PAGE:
Small and smooth bone spurs may not produce any symptoms. Some osteophytes can rub against a bone or the adjoining tissues, and cause significant joint pain and swelling. If the bone spur is large, it can reduce the space in the shoulder joint and rub against the rotator cuff (the muscles and tendons that attach the arm to the shoulder joint, and facilitate shoulder movements). This can produce the following symptoms:
✦ A dull and aching pain, which becomes intense with shoulder movements
✦ Swelling and inflammation
✦ Limited movement and stiffness
Diagnosis and Treatment

Bone spurs that do not cause pain or swelling are usually detected in the X-ray performed for another medical condition. But if pain and swelling are present, then your physician can confirm the presence of osteophytes with the help of physical examination of the shoulder joint, and imaging tests like X-rays, CT scan, and MRI.

If bone spurs are not causing pain or hindering the movement of the shoulder joint, then no treatment is required. But if they are causing significant pain and inflammation, then your physician can prescribe pain medications and non-steroidal anti-inflammatory drugs (NSAIDs). Sometimes, corticosteroid injections may be required to relieve the pain and inflammation caused by osteophytes.

Physical therapy is another treatment option for shoulder bone spurs. It includes options like ultrasound or deep tissue massage, electrical stimulation, and manual stretching of the affected area to improve joint flexibility. Simple home remedies like the application of heat and ice, and compression can also help reduce the pain and inflammation to a great extent.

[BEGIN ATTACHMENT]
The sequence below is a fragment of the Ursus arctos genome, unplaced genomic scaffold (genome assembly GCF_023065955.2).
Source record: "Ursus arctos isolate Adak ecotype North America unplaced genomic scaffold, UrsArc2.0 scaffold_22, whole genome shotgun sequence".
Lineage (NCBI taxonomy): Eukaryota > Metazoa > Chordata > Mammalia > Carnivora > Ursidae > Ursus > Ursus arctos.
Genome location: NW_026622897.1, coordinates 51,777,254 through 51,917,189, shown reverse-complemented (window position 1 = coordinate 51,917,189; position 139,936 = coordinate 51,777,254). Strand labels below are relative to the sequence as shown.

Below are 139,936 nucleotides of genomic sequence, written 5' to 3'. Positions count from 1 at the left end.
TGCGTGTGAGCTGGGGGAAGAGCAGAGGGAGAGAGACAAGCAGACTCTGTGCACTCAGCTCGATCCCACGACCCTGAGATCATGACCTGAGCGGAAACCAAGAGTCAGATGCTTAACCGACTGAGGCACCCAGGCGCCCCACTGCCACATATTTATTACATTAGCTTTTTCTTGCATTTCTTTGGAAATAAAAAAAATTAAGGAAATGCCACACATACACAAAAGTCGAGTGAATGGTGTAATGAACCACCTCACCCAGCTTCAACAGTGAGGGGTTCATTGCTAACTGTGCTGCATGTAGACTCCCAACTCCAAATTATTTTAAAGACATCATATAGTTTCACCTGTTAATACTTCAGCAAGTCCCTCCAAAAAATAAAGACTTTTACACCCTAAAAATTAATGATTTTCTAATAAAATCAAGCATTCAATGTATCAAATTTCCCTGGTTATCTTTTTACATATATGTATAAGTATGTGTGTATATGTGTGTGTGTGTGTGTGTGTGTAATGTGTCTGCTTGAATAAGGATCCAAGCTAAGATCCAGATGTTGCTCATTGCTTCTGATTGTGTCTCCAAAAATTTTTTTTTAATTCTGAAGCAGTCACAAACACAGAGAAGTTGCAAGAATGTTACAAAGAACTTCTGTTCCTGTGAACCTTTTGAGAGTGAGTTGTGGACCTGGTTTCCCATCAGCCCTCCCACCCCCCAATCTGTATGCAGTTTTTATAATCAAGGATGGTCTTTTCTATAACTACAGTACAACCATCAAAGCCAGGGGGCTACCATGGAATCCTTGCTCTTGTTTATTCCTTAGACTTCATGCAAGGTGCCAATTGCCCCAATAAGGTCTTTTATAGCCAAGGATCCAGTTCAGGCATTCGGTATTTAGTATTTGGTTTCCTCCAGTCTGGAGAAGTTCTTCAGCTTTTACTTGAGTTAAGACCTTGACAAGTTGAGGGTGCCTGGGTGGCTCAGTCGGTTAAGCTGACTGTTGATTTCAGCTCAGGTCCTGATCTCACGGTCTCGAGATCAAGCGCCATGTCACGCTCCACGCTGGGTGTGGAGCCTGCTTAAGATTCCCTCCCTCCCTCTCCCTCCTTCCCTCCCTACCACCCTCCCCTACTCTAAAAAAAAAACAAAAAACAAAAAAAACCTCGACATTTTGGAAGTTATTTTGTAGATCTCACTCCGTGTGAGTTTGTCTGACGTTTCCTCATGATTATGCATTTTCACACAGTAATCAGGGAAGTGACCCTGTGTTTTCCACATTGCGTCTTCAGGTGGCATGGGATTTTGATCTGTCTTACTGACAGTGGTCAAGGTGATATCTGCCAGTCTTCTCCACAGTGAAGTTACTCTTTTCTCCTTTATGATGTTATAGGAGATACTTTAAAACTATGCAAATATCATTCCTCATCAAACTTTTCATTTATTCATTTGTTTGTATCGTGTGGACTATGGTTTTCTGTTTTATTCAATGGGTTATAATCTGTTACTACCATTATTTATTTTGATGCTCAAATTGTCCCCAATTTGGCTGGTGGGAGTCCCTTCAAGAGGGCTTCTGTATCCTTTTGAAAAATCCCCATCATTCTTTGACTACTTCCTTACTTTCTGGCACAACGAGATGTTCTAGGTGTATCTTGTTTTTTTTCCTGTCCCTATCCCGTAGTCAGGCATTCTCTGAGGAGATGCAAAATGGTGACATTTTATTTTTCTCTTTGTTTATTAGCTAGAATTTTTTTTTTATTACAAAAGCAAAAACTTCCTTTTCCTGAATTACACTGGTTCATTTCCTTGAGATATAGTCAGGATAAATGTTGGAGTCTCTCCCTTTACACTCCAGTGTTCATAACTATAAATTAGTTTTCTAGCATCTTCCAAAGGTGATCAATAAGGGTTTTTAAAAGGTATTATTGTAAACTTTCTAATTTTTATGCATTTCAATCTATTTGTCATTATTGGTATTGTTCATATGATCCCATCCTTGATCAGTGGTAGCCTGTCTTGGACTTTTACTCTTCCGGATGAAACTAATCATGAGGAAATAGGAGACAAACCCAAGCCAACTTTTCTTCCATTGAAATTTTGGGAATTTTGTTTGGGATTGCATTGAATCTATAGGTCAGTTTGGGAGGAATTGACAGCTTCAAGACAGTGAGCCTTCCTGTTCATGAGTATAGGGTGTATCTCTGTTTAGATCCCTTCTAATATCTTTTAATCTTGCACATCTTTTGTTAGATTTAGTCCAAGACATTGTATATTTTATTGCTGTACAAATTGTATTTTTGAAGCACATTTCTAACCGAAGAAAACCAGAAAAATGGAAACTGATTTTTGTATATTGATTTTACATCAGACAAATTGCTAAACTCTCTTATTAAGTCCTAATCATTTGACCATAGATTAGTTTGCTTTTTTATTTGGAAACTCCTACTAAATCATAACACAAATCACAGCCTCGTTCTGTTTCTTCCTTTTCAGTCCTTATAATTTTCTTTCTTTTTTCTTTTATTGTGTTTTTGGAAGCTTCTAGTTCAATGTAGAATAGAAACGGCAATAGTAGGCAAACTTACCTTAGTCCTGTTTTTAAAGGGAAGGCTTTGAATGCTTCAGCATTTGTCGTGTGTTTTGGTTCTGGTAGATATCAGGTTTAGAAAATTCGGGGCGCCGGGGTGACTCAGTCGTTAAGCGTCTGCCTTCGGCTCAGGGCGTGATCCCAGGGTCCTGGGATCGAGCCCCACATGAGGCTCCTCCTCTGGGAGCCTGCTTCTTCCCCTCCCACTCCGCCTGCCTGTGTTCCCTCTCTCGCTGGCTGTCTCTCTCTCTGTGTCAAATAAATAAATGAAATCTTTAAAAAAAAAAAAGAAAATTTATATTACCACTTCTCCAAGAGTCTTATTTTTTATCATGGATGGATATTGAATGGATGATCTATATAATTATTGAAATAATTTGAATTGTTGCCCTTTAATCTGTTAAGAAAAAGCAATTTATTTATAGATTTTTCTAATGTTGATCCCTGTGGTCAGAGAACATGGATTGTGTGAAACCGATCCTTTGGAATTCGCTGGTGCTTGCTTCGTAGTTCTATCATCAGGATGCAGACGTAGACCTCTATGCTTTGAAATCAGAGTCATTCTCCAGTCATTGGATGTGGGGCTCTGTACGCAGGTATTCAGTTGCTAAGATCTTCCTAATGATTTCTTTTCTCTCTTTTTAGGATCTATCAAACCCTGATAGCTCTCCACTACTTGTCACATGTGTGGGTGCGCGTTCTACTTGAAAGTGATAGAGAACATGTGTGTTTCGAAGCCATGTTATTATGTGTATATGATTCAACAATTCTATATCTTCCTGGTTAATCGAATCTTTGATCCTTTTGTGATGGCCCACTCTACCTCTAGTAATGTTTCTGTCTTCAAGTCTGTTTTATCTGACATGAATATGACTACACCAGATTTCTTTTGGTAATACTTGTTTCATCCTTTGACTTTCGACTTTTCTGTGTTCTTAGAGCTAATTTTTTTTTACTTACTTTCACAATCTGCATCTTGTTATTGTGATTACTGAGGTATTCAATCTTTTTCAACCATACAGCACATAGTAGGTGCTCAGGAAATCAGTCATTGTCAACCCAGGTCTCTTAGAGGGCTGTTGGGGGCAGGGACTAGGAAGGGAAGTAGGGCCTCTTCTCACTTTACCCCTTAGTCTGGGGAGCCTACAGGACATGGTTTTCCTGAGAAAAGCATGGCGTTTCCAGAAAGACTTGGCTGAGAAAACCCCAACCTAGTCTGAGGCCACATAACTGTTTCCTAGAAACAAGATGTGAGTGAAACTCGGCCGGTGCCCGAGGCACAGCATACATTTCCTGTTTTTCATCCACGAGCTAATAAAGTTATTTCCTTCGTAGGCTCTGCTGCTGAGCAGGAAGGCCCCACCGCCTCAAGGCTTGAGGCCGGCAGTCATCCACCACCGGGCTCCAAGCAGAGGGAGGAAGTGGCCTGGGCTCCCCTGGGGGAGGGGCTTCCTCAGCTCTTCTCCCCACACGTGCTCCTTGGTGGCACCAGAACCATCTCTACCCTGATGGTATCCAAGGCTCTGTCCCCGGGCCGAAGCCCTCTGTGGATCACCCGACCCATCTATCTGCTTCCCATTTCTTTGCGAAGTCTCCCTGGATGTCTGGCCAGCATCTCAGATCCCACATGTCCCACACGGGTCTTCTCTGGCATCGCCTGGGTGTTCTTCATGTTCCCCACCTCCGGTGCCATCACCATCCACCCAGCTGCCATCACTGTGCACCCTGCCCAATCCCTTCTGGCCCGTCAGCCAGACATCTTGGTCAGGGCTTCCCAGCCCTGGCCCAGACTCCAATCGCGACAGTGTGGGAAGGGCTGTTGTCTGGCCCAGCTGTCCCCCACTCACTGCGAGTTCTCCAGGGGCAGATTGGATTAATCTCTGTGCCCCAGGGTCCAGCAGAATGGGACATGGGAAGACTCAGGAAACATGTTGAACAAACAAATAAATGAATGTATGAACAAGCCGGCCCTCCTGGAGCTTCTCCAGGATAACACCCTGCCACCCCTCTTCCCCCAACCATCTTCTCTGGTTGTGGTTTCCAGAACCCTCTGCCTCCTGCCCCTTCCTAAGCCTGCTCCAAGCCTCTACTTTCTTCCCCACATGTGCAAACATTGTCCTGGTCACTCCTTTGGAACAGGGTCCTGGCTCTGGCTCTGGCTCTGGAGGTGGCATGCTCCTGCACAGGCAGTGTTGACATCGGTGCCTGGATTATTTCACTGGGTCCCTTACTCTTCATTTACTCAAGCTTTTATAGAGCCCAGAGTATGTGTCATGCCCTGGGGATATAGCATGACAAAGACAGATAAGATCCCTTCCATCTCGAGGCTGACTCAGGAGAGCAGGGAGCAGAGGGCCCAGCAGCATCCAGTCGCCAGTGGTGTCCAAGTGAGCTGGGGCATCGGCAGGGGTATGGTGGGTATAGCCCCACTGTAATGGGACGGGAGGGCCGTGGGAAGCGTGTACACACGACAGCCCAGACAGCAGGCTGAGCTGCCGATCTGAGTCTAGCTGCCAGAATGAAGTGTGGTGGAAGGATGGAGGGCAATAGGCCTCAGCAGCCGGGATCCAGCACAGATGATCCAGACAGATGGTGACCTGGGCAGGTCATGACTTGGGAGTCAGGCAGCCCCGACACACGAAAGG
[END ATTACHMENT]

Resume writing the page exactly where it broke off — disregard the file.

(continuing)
Occasionally, osteophytes have been observed to cause joint interlocking. This happens when they get dislodged from the original bone. Joint interlocking can severely limit the movement of that particular joint. Such a situation may necessitate surgery, which can be an open surgery or arthroscopy.

In shoulder arthroscopy, the surgical tool or the arthroscope is inserted through a small incision made on the shoulder. The surgeon inspects the tissues of the shoulder joint with the help of this tool, and then make 2 to 3 small incisions on the shoulder to insert the surgical instruments. These instruments are used to repair or remove the damaged tissues. Sometimes, your physician may opt for open surgery to get a direct access to the bones and tissues of the shoulder joint, especially when the damage caused by osteophytes is significant.

If the shoulder joint is severely damaged by bone spurs, then total shoulder replacement can be required, wherein the end of the upper arm bone (humerus) is removed and then replaced with an artificial stem with a rounded metal head. The socket part of the shoulder blade is polished, and then a new plastic socket is cemented, in order to prevent the recurrences of osteophytes. So, basically a prosthetic joint is placed in place of the shoulder joint (the glenohumeral joint), which helps prevent the recurrences of bone spurs.

If you experience continuous pain and difficulty in moving your arms, then it is better to talk to a physician and consider to do an X-ray of the shoulder. If osteophytes rub against the tendons of the rotator cuff, or if they get dislodged from the original bone, they can cause severe pain and reduce the normal range of motion of the shoulder joint.
Disclaimer: This article is for informative purposes only, and should not be treated as a substitute for professional medical advice.